Software developers have been very concerned with our eyes lately.
Over the last year or so, we’ve seen a slew of night mode updates arrive for Android and iOS smartphones, and a number of popular apps have added similar dark mode features that change the colors of the interface to darker tones.
App and device-makers haven’t been shy about the new features either; you’ve no doubt noticed your mobile device asking if you’d like to switch to night mode during the twilight hours.
Night mode aims to aid sleep by switching the color tone of your device’s screen from cooler blue light to warmer yellow light, as it was originally believed that exposing your eyes to cooler light after sundown could disrupt your ability to fall asleep.
But that advice might need to be thrown out, according to the results of a new study led by Dr Tim Brown from the University of Manchester.
The team’s research, which was carried out on mice, has suggested the exact opposite to be true – that using dim, cooler lights in the evening and bright, warmer lights during the day is less disturbing to our body clock.
That’s because our bodies read the dimmer, bluer twilight as a signal that we should sleep, while the brighter, warmer daylight tells us to be awake. Our body clock uses melanopsin – a light sensitive protein in our eye – to measure brightness. It’s also better at detecting shorter wavelength photons, such as blue light, which is how the belief that blue light had a stronger effect on sleeping patterns got started.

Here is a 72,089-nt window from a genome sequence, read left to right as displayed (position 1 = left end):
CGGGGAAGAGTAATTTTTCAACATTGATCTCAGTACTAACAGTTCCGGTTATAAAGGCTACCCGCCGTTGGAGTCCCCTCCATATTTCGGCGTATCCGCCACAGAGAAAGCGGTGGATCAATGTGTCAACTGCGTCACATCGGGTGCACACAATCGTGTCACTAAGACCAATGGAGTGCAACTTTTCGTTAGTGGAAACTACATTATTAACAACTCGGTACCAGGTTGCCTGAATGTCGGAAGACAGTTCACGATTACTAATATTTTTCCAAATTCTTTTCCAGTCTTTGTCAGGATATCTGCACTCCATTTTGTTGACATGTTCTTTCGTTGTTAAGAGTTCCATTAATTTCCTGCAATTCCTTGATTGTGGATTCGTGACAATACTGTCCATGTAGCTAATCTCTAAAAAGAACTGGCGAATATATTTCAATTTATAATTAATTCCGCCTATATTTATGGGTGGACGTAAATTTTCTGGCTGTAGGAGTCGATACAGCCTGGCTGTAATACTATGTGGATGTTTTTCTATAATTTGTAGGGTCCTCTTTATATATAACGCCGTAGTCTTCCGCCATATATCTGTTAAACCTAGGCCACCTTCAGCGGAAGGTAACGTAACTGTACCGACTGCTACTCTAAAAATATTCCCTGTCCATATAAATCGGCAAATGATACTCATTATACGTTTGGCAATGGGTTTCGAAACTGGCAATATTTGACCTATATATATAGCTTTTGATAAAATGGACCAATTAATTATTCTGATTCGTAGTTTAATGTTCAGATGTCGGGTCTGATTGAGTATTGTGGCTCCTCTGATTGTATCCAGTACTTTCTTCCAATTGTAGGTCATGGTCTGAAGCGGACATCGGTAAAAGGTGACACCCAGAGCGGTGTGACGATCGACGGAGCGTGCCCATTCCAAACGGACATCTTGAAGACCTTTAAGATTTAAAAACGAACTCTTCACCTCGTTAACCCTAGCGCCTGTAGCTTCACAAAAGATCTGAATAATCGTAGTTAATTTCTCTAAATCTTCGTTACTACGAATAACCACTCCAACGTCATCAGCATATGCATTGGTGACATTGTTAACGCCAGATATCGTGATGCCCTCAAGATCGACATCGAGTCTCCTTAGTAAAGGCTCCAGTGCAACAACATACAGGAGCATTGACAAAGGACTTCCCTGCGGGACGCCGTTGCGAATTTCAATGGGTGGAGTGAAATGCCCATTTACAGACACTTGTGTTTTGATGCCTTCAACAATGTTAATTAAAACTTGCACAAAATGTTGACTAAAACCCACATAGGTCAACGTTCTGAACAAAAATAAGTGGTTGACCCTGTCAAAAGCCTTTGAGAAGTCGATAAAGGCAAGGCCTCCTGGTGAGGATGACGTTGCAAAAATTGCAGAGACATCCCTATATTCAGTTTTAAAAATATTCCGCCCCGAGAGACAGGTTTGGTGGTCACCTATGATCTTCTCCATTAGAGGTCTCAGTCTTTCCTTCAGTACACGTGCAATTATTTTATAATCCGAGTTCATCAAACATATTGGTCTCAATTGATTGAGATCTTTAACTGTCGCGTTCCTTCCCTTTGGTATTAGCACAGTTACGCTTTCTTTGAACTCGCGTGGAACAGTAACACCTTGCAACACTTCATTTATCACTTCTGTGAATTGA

The researchers found that it was display brightness levels, more so than color spectrum, that affects our body clock – so what’s more important is reducing the amount of bright light you’re exposed to, rather than what color it is.
In their study, researchers used lighting that could adjust color without changing brightness, and found blue colors to show weaker effects on the mice’s body clock than equally bright yellow colors.
“We show the common view that blue light has the strongest effect on the clock is misguided; in fact, the blue colors that are associated with twilight have a weaker effect than white or yellow light of equivalent brightness,” says Dr Brown.
His team hopes their findings will have “important implications for the design of lighting and visual displays intended to ensure healthy patterns of sleep and alertness”.
As the study was conducted on mice, its implications for humans and our use of smart devices is still a little unclear, though Dr Brown says there is good reason to believe their findings are also applicable to us as well.
Perhaps, though, the secret to getting a better night’s sleep is much simpler: just switch off.